"Why did Adolfo Suarez resign?" This is the question many Spaniards are asking now that Spain's longest-serving prime minister this century -- the man who presided over the transition from the Franco dictatorship to democracy -- has presented his "irrevocable" resignation.
Mr. Suarez's decision to quit apparently was prompted by at least five considerations:
* The right wing of his own party, the Democratic Center Union or UCD, has been openly seeking to undermine his leadership. A showdown had been expected at the second UCD congress in Mallorca, schedules for Jan. 29 to 31 but canceled at the last minute.
* Mr. Suarez was reported to be incensed at criticism that he canceled the congress because of an unexpected air traffic controllers' strike, when in fact if was not his decision.
* Mr. Suarez's chief opponent in the UCD, who include liberals, Christian Democrats, and members of the ultraconservative lay Roman Catholic organization, Opus Dei, had been meeting in the last five months with officers in the Army and officials of the Catholic Church -- two institutions deeply uphappy with the Suarez government.
Spain's bishops criticized Suarez strongly during a Jan. 24 meeting of a conference called to discuss the government's proposed divorce bill, which would permit divorce by mutual consent.
In these circumstances the bishops criticized the government in the strongest terms ever since the return of democracy in 1977, while the recently appointed papal nuncio to Spain, Monsignor Innocenti, warned the Spanish government that he was reconsidering state-Vatican accords drawn up in 1979. Suarez realized that if he went ahead this month with debates on the divorce bill, church-state tensions might be revived in a way that has not been seen in this country since before the Civil War.
* Mr. Suarez's resignation must be seen in the context of a planned visit by King Juan Carlos to the northern Basque country. This visit, set for Feb. 3, is the first official visit by the Spanish monarch to the region and it is seen as a major act of reconciliation.It has provoked deep discontent in Spain's 260,000 -strong Army, however, especially as Suarez proposed that the King offer an amnesty to some 120 members of the Basque separatist organization ETA.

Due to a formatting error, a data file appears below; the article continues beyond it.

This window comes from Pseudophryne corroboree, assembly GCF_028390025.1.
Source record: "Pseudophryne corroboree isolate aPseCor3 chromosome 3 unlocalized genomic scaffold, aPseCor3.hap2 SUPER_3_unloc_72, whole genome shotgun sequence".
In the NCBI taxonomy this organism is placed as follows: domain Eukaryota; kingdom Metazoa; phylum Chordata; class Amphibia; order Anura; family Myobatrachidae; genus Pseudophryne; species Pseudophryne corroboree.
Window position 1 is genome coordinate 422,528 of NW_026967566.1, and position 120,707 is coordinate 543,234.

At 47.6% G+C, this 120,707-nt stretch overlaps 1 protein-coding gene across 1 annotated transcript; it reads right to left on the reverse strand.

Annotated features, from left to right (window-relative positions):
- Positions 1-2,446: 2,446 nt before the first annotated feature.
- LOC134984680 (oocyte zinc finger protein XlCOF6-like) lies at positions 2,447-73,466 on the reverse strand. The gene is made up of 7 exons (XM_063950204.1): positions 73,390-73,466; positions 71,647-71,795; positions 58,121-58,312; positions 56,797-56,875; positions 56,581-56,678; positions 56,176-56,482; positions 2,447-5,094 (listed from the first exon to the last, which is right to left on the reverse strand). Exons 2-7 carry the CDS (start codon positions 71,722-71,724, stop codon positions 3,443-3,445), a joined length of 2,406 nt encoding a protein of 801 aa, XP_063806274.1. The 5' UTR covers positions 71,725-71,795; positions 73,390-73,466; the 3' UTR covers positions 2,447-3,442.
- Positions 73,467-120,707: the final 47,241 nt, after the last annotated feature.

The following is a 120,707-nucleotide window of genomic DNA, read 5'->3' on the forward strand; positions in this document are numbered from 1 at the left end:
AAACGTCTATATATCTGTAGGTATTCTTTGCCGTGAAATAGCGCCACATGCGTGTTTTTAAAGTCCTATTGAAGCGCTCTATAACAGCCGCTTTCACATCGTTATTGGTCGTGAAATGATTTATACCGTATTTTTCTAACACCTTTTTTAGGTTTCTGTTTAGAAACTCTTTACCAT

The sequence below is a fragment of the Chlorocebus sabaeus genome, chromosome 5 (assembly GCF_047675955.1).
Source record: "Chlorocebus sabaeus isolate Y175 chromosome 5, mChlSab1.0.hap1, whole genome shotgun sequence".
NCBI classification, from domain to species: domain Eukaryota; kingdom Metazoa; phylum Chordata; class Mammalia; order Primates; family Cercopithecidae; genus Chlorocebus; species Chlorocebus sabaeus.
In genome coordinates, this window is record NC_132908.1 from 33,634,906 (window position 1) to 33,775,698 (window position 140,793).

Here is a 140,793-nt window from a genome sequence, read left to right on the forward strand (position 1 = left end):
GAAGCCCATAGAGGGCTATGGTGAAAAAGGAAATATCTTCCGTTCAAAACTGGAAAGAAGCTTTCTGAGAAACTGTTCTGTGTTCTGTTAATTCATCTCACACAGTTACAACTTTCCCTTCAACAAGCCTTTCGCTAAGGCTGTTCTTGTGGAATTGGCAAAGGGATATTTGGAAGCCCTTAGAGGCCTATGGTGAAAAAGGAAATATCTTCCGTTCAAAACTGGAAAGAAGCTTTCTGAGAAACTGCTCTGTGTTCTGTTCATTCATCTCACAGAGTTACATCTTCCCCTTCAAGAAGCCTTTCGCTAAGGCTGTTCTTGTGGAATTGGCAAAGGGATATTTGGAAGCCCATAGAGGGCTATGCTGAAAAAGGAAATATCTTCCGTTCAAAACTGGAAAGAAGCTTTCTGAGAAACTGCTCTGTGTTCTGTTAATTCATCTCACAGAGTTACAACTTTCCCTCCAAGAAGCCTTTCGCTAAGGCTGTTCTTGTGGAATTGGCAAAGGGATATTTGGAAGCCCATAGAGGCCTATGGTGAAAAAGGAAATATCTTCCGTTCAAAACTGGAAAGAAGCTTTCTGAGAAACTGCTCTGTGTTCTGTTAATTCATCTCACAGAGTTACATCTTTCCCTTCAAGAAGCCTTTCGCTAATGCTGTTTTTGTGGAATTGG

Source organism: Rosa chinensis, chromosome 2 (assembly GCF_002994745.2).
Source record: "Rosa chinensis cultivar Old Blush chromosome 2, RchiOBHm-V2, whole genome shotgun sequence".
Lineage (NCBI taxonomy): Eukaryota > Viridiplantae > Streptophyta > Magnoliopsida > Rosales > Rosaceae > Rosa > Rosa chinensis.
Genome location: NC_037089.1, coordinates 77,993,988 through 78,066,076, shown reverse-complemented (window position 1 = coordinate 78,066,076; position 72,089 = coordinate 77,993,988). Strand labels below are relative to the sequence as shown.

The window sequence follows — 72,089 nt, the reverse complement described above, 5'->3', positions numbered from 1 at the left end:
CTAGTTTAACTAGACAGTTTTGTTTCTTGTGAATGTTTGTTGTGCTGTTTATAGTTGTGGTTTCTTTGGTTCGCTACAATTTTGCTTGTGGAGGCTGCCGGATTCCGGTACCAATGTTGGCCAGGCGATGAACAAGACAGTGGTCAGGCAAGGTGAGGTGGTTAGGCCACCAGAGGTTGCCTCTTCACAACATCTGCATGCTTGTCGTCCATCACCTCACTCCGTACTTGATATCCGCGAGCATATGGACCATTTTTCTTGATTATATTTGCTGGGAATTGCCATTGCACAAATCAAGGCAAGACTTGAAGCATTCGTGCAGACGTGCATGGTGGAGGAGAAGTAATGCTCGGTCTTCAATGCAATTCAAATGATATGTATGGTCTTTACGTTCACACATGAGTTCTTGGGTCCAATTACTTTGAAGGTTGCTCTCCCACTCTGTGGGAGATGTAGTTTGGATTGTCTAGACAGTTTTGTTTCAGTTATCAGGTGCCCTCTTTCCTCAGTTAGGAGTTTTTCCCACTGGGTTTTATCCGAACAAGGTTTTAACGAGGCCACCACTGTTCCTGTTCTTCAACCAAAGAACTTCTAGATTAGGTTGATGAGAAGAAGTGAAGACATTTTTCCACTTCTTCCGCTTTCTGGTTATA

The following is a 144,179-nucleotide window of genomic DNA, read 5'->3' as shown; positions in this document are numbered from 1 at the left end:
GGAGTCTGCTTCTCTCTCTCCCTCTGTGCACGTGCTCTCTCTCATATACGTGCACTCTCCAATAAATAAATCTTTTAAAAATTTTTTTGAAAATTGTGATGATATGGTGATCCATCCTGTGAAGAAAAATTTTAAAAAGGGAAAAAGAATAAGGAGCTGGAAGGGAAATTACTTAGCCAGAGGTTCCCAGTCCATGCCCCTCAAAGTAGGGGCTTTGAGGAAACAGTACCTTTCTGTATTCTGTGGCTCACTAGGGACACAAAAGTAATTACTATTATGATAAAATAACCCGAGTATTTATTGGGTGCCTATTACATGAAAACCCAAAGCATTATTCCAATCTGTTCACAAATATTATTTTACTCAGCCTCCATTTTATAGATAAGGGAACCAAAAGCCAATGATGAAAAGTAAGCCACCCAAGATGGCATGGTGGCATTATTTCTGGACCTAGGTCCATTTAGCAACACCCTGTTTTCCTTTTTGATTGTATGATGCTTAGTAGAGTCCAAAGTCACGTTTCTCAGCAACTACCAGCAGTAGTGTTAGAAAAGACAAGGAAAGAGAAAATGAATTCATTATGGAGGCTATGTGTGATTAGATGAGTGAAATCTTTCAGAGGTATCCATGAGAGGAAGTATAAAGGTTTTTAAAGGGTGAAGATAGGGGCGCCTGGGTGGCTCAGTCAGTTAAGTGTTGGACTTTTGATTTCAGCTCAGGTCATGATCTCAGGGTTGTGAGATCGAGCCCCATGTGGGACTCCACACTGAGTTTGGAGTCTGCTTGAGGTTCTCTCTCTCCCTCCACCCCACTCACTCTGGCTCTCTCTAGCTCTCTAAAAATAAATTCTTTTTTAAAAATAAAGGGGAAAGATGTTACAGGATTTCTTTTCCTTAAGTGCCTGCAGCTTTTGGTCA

* Finally, a decisive element in the Suarez resignation was his gradual loss of favor with the King. The first public sign of this was a veiled criticism of Suarez in the royal Christmas message last Dec. 24. The showdown came Jan. 27 during a three-hour meeting at the royal palace. Mr. Suarez talked about resigning, as he had done before, but this time the King did not refuse his offer.
Politicians in spain's parties -- the UCD, the Socialists, and the Communists -- still believe Mr. Suarez's resignation may be a tactical one in which he is playing the injured and unwanted leader, going into the wilderness and waiting to be recalled.
Underlying this speculation is the fact that although Mr. Suarez has resigned as prime minister he remains the UCD's party leader. But Suarez himself has given strong hints that he will resign this post, too, at the beginning of the UCD congress now scheduled for Feb. 6. The UCD executive committee has nominated Leopoldo Calvo Sotelo, Mr. Suarez's deputy prime minister, to succeed him as prime minister.
Democratic Spain faces its biggest political challenge yet in finding a new leader at a time of deepening economic recession and serious internal strife in the UCD.
Either the UCD will continue as a minority government with another party's outside support, or a coalition government will be formed between the UCD and the Socialists. King Juan Carlos began a series of consultations with party leaders Jan. 30 that continued throughout the weekend.
The UCD's second congress, now scheduled for Feb. 6 through 8, should resolve three main points:
1. Who will be the new party leader.
2. How well the party can hold up, divided as it is into three factions.
3. How well the UCD, and the political center general ly, can hang together without Suarez at the helm.